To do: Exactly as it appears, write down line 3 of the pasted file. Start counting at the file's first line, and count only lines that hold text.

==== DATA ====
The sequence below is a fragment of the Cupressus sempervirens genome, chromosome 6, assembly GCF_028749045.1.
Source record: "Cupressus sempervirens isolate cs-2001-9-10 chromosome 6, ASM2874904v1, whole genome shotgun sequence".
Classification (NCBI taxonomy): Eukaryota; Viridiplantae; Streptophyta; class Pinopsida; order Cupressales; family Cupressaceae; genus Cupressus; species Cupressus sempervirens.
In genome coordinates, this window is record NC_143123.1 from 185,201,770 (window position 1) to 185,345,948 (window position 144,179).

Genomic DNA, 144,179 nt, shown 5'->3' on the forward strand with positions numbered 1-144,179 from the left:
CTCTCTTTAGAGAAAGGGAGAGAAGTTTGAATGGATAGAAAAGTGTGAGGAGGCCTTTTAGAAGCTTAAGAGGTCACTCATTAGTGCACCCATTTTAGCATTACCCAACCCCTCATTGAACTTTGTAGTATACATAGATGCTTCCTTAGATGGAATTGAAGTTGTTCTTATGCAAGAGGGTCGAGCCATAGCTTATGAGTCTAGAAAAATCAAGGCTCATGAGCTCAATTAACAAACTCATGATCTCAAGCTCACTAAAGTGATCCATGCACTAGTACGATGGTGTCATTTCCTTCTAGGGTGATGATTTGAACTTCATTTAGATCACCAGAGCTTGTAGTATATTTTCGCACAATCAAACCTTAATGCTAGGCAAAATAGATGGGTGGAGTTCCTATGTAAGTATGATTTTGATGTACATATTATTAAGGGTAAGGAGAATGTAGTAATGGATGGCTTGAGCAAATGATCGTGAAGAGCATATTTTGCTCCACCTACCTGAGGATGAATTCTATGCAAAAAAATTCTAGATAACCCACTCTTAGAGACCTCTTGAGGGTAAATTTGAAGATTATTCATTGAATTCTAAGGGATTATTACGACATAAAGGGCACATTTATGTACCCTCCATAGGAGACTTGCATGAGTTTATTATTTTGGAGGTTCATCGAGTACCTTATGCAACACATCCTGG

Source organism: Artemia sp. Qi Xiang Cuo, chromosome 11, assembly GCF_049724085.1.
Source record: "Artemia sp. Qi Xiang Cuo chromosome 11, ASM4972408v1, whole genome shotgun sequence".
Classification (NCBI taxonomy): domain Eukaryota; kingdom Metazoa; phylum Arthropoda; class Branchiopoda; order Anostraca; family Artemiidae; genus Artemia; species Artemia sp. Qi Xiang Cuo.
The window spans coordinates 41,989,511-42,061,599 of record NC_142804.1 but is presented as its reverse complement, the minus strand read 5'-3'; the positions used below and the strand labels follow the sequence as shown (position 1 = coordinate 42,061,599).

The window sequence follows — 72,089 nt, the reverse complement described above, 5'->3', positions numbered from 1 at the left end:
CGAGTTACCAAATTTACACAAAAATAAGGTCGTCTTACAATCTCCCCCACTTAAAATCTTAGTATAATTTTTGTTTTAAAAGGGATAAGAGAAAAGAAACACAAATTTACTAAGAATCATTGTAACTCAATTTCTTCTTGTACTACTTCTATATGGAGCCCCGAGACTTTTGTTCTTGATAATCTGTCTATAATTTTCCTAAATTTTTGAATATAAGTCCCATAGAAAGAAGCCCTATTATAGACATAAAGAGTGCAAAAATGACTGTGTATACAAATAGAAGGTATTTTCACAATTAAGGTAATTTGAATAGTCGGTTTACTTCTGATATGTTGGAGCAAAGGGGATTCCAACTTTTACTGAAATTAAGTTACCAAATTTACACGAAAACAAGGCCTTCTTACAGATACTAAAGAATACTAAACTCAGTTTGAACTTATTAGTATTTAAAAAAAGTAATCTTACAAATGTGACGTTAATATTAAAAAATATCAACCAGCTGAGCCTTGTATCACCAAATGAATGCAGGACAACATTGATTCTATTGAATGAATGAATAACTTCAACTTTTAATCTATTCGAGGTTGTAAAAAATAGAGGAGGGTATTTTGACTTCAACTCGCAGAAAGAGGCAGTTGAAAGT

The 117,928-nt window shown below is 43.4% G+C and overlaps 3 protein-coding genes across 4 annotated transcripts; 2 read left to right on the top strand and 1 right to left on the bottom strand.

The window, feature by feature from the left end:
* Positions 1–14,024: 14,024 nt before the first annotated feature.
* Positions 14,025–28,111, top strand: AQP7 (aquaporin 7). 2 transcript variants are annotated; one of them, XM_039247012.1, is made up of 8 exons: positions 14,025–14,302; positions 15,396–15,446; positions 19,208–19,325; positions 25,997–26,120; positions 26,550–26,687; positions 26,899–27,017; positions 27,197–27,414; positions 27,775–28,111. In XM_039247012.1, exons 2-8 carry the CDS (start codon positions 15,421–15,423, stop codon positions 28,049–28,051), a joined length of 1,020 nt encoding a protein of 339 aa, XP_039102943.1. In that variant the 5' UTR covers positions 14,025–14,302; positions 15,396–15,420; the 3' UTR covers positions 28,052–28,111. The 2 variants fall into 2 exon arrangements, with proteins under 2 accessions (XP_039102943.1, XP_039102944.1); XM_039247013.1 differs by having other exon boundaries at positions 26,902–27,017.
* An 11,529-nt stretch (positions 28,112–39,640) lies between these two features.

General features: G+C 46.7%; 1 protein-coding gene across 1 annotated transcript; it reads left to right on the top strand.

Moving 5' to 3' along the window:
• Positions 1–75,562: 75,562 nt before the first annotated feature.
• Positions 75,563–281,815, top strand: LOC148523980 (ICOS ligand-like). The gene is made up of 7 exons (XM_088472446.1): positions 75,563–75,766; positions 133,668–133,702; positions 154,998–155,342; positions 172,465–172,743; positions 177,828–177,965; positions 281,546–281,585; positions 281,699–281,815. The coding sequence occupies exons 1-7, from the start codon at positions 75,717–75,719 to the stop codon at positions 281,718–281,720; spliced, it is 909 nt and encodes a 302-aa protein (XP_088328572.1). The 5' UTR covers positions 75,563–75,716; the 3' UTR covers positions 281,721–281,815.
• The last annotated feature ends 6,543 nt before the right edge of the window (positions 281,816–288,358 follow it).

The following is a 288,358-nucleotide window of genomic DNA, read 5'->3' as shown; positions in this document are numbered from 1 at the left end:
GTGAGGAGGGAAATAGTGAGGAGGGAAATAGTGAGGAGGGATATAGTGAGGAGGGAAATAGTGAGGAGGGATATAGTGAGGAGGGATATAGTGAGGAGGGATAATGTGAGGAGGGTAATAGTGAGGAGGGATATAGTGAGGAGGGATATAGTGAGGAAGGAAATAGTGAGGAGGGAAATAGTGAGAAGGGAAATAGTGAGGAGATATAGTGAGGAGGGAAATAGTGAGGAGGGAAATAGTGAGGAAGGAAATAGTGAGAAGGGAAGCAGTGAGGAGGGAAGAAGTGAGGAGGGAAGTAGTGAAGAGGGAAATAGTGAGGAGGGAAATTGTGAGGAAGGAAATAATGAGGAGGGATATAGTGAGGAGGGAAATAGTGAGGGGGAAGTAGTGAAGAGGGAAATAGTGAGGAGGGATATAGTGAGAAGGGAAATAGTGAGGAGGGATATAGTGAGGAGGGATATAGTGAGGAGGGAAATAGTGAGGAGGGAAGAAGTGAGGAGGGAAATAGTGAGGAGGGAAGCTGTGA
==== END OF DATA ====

Classification (NCBI taxonomy): Eukaryota; Viridiplantae; Streptophyta; class Pinopsida; order Cupressales; family Cupressaceae; genus Cupressus; species Cupressus sempervirens.